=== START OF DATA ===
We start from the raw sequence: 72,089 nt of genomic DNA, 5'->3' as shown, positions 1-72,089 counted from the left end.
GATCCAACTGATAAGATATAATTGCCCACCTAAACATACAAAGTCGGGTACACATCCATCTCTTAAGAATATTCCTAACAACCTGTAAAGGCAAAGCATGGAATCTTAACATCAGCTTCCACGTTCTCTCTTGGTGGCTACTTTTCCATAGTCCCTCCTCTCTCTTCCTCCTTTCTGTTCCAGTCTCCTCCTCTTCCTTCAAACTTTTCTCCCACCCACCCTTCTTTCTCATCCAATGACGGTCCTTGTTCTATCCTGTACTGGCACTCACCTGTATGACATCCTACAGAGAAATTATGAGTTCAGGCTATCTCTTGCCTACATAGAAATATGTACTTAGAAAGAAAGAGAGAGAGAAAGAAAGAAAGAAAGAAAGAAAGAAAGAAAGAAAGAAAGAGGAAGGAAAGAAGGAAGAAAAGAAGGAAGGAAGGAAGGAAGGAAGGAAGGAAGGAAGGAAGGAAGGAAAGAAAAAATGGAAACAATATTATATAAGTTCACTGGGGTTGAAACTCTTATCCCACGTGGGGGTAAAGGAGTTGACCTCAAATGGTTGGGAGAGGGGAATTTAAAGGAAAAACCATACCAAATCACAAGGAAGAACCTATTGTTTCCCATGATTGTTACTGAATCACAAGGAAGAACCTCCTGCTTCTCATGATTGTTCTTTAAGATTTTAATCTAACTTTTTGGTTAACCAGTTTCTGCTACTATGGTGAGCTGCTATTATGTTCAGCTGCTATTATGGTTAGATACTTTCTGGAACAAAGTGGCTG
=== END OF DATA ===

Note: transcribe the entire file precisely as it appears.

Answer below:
We start from the raw sequence: 72,089 nt of genomic DNA, 5'->3' as shown, positions 1-72,089 counted from the left end.
GATCCAACTGATAAGATATAATTGCCCACCTAAACATACAAAGTCGGGTACACATCCATCTCTTAAGAATATTCCTAACAACCTGTAAAGGCAAAGCATGGAATCTTAACATCAGCTTCCACGTTCTCTCTTGGTGGCTACTTTTCCATAGTCCCTCCTCTCTCTTCCTCCTTTCTGTTCCAGTCTCCTCCTCTTCCTTCAAACTTTTCTCCCACCCACCCTTCTTTCTCATCCAATGACGGTCCTTGTTCTATCCTGTACTGGCACTCACCTGTATGACATCCTACAGAGAAATTATGAGTTCAGGCTATCTCTTGCCTACATAGAAATATGTACTTAGAAAGAAAGAGAGAGAGAAAGAAAGAAAGAAAGAAAGAAAGAAAGAAAGAAAGAAAGAGGAAGGAAAGAAGGAAGAAAAGAAGGAAGGAAGGAAGGAAGGAAGGAAGGAAGGAAGGAAGGAAGGAAAGAAAAAATGGAAACAATATTATATAAGTTCACTGGGGTTGAAACTCTTATCCCACGTGGGGGTAAAGGAGTTGACCTCAAATGGTTGGGAGAGGGGAATTTAAAGGAAAAACCATACCAAATCACAAGGAAGAACCTATTGTTTCCCATGATTGTTACTGAATCACAAGGAAGAACCTCCTGCTTCTCATGATTGTTCTTTAAGATTTTAATCTAACTTTTTGGTTAACCAGTTTCTGCTACTATGGTGAGCTGCTATTATGTTCAGCTGCTATTATGGTTAGATACTTTCTGGAACAAAGTGGCTG